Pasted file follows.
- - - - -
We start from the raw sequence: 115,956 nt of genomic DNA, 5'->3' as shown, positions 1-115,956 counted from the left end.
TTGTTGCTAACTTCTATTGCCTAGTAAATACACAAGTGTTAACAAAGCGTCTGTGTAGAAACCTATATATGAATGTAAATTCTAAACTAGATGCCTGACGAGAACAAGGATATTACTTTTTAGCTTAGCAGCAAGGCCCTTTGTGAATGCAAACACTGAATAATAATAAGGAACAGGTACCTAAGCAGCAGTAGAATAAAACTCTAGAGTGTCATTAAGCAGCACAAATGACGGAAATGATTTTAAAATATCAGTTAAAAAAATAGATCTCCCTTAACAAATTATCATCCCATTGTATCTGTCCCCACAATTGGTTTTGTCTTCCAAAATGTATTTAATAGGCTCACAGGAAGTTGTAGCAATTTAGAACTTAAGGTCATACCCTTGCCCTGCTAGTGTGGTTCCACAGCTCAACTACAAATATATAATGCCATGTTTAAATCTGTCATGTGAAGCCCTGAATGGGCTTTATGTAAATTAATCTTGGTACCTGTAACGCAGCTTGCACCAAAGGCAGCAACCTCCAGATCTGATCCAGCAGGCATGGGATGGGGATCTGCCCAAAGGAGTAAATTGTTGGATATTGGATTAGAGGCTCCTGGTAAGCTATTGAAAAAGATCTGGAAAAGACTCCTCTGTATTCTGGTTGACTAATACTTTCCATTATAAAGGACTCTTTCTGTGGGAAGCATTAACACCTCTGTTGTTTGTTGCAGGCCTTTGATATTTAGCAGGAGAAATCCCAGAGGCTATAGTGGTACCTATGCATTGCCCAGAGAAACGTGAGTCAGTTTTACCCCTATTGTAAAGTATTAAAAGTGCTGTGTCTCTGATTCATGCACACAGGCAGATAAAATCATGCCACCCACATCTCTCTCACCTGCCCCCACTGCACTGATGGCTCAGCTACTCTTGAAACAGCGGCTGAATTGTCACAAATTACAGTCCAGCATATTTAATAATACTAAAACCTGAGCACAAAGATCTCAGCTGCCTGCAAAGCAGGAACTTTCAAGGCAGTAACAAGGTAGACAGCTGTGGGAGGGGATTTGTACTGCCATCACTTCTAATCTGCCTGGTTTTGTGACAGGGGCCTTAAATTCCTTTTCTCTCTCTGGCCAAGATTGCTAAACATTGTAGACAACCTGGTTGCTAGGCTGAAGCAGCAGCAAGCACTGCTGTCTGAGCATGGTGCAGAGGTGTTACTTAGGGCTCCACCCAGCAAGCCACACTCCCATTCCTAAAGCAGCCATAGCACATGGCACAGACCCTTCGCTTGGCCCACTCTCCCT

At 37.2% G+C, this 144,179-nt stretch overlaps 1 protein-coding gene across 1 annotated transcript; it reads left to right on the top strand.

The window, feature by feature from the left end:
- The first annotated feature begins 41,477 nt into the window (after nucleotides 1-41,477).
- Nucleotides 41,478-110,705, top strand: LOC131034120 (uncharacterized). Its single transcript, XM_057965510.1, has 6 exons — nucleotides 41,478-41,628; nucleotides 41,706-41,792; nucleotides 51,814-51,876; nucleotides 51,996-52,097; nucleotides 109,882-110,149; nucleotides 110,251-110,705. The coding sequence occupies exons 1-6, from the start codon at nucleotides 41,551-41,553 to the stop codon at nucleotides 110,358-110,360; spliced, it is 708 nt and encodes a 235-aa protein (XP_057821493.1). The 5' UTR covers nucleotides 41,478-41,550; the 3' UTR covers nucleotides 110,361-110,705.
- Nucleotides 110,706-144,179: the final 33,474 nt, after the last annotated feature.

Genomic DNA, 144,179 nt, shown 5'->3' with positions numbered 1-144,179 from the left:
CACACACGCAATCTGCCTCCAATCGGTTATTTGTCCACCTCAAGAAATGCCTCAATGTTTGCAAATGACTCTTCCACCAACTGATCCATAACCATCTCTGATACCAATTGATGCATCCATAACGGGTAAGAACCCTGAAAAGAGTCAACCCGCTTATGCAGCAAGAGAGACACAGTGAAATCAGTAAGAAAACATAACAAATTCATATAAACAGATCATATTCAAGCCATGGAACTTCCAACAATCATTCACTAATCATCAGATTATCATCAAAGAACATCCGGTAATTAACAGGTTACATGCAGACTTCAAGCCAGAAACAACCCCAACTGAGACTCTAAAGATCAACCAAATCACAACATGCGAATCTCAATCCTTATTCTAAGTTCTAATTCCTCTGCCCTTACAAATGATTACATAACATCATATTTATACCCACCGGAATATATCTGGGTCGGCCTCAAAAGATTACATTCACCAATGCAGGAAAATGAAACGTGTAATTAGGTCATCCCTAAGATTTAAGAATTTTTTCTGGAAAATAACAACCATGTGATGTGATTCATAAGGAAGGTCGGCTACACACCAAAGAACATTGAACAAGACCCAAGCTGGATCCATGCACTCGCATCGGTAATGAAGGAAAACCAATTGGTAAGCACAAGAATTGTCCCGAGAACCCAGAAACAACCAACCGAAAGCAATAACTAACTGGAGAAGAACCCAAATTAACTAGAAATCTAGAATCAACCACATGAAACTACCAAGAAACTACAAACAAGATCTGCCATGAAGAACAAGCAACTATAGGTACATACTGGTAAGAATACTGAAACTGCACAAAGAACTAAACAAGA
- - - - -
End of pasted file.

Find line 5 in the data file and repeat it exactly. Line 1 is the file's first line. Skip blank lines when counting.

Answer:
- The first annotated feature begins 41,477 nt into the window (after nucleotides 1-41,477).